(Note: I’ve adapted this blog from my 2016 article, Drinks, Dementia and Hearing Loss. A great title, but as I don’t want to confuse Google, I’ve tacked on a couple of important words.)
For those who have hearing loss and/or chronic tinnitus, news of breakthrough cures or treatments makes our hearts beat faster. Then it becomes: yeah, yeah, tell us another story.
But what if?
How wonderful if one day, preferably before I die, ‘they’ discover something we can swallow or smoke that will actually revive those cranky cochlear hair cells or eliminate the roar of chronic tinnitus?
But if I hold my breath too long on those hopes, I will die. Miracle plant cures in capsule form are spectacularly ineffective for most tinnitus-sufferers, and marijuana can increase our head noise. So, we just have to take the great news as it comes—in bits, slowly, surely. Let’s focus on what we have now, at hand.
Here’s a tasty bit: moderate alcohol intake may be beneficial to your health. A National Institutes of Health-supported “meta-analysis of 143 studies on the effects of alcohol on the brain reports that light to moderate drinking (maximum of 2 drinks/day for men and 1 drink/day for women) reduces risks for dementia and cognitive decline by 23%”. (More later on how wearing hearing aids can also reduce the chance of dementia.)
I like that study a lot better than this chilling research from Dr. Elisabeth Stephanie Smith, University of Ulm that I referenced in my blog, My Wine My Hearing Loss, the Relationship. In her 2004 study published in Alcoholism: Clinical & Experimental Research, she wrote: Chronic, life-long alcohol consumption can shrink your brain and lead to hearing loss, due to impact on central auditory pathways.
Also, apparently alcohol is absorbed into the fluid of the inner ear and stays there, even after it is no longer present in the blood and the brain. That’s why you can’t walk straight after more than a few.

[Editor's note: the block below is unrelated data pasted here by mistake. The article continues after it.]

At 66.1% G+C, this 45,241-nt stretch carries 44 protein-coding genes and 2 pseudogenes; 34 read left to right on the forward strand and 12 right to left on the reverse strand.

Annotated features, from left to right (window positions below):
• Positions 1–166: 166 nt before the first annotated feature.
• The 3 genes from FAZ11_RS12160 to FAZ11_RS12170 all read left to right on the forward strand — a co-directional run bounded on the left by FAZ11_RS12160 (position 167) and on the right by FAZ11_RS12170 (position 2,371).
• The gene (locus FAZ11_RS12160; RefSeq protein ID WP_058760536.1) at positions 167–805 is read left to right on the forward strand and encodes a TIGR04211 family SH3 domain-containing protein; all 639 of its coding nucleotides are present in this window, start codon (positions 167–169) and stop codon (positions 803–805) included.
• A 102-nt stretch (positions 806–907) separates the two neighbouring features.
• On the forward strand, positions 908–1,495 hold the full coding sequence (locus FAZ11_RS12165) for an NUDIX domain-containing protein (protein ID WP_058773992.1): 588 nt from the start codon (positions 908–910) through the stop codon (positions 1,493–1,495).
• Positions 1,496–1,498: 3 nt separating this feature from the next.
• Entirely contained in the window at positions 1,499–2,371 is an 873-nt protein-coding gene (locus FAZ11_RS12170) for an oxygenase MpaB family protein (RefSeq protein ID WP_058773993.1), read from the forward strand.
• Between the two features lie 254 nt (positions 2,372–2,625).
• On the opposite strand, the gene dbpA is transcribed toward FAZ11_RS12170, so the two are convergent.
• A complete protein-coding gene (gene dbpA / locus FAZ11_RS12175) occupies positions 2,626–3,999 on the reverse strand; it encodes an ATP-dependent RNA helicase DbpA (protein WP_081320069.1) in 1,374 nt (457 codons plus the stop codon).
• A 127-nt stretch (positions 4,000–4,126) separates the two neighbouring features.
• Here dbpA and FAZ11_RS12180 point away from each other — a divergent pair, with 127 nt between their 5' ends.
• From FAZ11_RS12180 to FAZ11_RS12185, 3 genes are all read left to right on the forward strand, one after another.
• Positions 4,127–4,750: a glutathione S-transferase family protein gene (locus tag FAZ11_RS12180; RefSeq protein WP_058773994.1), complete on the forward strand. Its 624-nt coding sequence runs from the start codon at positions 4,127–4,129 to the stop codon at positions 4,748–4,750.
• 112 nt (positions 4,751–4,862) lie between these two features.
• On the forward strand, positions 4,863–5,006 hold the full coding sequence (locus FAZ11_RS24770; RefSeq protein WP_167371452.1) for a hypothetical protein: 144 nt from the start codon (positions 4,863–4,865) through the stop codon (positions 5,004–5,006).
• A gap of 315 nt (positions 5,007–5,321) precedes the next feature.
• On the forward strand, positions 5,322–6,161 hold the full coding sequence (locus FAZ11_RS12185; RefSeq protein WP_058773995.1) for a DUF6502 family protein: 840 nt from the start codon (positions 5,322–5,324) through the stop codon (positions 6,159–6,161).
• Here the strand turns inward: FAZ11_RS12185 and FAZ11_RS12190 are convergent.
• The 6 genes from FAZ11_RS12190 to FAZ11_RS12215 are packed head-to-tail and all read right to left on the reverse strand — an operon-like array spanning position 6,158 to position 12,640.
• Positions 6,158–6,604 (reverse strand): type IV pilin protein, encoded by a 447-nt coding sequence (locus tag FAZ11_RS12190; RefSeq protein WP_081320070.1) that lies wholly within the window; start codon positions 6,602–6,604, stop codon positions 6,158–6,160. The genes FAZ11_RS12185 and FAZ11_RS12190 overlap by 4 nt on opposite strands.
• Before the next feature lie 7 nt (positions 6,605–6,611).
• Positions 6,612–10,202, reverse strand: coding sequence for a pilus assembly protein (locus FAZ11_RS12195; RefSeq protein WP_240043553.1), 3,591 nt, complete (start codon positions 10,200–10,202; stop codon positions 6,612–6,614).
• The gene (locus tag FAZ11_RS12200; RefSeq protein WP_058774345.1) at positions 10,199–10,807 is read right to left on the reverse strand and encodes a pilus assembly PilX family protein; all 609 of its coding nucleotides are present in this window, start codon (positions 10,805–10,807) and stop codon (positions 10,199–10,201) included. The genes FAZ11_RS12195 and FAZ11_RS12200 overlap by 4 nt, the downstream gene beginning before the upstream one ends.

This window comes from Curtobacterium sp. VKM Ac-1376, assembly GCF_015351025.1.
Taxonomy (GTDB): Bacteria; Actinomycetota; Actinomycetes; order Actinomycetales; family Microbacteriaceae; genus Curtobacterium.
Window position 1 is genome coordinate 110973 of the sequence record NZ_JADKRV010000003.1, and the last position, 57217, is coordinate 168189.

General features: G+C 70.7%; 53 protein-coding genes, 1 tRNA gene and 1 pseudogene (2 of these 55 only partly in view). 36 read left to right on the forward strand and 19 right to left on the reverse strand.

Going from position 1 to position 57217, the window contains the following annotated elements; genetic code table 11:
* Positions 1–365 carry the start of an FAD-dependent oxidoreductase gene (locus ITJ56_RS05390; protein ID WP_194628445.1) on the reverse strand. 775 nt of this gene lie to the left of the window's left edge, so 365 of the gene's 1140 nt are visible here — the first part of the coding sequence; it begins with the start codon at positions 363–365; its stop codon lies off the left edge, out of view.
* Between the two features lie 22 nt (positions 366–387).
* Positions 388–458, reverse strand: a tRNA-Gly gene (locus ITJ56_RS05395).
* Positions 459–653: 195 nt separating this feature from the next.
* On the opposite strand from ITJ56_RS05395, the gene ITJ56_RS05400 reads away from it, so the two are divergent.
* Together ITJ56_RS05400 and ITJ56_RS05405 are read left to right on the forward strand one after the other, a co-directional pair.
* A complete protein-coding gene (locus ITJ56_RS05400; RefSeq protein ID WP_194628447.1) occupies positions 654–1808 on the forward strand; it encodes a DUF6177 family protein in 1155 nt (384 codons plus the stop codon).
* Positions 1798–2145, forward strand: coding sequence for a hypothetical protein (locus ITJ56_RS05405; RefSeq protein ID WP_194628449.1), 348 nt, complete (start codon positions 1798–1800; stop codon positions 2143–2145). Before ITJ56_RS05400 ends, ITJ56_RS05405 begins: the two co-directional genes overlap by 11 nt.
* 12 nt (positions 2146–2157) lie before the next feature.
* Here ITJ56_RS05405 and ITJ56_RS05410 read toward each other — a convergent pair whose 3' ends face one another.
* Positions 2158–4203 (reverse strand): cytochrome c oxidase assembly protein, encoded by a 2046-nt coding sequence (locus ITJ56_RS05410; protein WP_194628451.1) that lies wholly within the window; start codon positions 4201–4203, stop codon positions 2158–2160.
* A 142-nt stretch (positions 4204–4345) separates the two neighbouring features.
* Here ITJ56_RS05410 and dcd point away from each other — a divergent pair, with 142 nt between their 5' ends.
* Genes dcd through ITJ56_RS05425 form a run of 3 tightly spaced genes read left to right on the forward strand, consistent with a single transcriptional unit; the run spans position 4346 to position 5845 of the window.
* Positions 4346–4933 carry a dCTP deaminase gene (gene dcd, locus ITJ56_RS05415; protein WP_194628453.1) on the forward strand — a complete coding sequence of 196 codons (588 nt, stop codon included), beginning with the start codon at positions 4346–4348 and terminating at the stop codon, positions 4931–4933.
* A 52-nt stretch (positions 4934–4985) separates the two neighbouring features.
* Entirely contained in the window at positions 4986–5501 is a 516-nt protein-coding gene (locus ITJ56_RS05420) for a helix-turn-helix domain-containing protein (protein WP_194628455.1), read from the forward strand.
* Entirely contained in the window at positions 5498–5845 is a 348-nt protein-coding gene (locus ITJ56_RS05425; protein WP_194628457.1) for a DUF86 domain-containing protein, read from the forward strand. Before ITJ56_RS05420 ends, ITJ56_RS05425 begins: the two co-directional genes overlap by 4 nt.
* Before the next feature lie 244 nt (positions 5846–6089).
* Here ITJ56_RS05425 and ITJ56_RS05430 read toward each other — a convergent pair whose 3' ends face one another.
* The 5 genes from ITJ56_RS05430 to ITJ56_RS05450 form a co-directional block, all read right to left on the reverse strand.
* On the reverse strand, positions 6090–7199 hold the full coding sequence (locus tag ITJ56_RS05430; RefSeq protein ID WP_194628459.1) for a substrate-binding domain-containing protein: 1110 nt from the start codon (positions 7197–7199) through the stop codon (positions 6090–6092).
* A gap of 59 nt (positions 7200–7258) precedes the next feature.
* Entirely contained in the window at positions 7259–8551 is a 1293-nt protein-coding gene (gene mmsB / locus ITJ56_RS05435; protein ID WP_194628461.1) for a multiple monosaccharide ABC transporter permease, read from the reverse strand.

In my blog What Hearing Research Tells Me About Me – read it, it’s fun – I referenced a study published in the journal Otolaryngology-Head and Neck Surgery. Resveratrol is a plant compound found in red wine that may protect against noise-induced hearing loss and cognitive decline AND—wait for it—stress levels. I was about to switch to red wine, until I read a Harvard Health article that said I’d have to drink 1000 glasses of red wine to approximate the health benefits that resveratrol showed in mice.
Another hope dashed. I’m a white wine drinker, anyway.
For people who suffer from tinnitus, a bit of alcohol can temporarily lessen the perception of the sounds that ring and roar in our heads. However, when the wine wears off, the tinnitus gleefully continues. Participants on tinnitus forums comment that too much alcohol can make the tinnitus worse the next day. But now that I know that a glass of wine can be beneficial, I’m not going to worry about being considered a lush. Italian children drink more than me!
OK, let’s take the middle road. A modest intake of alcohol is delicious and happy-making and may even be good for us. Obviously, this strategy isn’t an option for those who prefer not to drink, or who have problems with alcohol and substance addiction.
Assistive technology to maximize the hearing system is crucial to addressing the issue of dementia. The stress of hearing loss can be descreased, in part, by openly addressing its emotions—grief, frustration, anger—with the help of hearing professionals and consumer groups, as well as engaging family support.
Then, later, 5pm perhaps, as you’re enjoying all that technology and family support, consider pouring yourself a glass of wine.
Just as alcohol can dull our nerve endings, I’ve learned that I hear less well after too many. In other words, “I can’t hear with beer in my ears.”
I have had two Cochlear Implants for ten years. Every evening at 6 PM I enjoy a very healthy sized vodka. On my next birthday I will be 90.